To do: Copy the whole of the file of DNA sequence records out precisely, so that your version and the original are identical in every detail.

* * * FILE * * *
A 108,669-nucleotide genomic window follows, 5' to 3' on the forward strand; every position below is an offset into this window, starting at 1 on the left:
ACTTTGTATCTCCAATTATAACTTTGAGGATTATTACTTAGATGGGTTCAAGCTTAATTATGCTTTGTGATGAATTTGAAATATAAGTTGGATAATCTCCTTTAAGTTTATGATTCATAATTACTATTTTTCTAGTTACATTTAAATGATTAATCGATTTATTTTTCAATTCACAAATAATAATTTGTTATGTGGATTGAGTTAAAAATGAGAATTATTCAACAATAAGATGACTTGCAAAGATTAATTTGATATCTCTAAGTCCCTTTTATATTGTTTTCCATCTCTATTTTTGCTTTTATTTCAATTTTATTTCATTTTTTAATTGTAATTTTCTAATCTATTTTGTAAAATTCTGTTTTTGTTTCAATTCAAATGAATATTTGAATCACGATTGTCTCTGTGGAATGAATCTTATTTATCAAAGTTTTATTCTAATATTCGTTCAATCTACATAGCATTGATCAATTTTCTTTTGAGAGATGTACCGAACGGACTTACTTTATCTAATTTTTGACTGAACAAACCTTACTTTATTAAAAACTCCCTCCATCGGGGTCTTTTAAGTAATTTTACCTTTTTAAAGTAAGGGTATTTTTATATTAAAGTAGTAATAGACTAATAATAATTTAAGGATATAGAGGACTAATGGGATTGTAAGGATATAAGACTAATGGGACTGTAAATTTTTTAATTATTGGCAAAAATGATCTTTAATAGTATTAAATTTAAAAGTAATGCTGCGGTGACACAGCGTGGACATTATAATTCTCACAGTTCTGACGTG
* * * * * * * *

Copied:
A 108,669-nucleotide genomic window follows, 5' to 3' on the forward strand; every position below is an offset into this window, starting at 1 on the left:
ACTTTGTATCTCCAATTATAACTTTGAGGATTATTACTTAGATGGGTTCAAGCTTAATTATGCTTTGTGATGAATTTGAAATATAAGTTGGATAATCTCCTTTAAGTTTATGATTCATAATTACTATTTTTCTAGTTACATTTAAATGATTAATCGATTTATTTTTCAATTCACAAATAATAATTTGTTATGTGGATTGAGTTAAAAATGAGAATTATTCAACAATAAGATGACTTGCAAAGATTAATTTGATATCTCTAAGTCCCTTTTATATTGTTTTCCATCTCTATTTTTGCTTTTATTTCAATTTTATTTCATTTTTTAATTGTAATTTTCTAATCTATTTTGTAAAATTCTGTTTTTGTTTCAATTCAAATGAATATTTGAATCACGATTGTCTCTGTGGAATGAATCTTATTTATCAAAGTTTTATTCTAATATTCGTTCAATCTACATAGCATTGATCAATTTTCTTTTGAGAGATGTACCGAACGGACTTACTTTATCTAATTTTTGACTGAACAAACCTTACTTTATTAAAAACTCCCTCCATCGGGGTCTTTTAAGTAATTTTACCTTTTTAAAGTAAGGGTATTTTTATATTAAAGTAGTAATAGACTAATAATAATTTAAGGATATAGAGGACTAATGGGATTGTAAGGATATAAGACTAATGGGACTGTAAATTTTTTAATTATTGGCAAAAATGATCTTTAATAGTATTAAATTTAAAAGTAATGCTGCGGTGACACAGCGTGGACATTATAATTCTCACAGTTCTGACGTG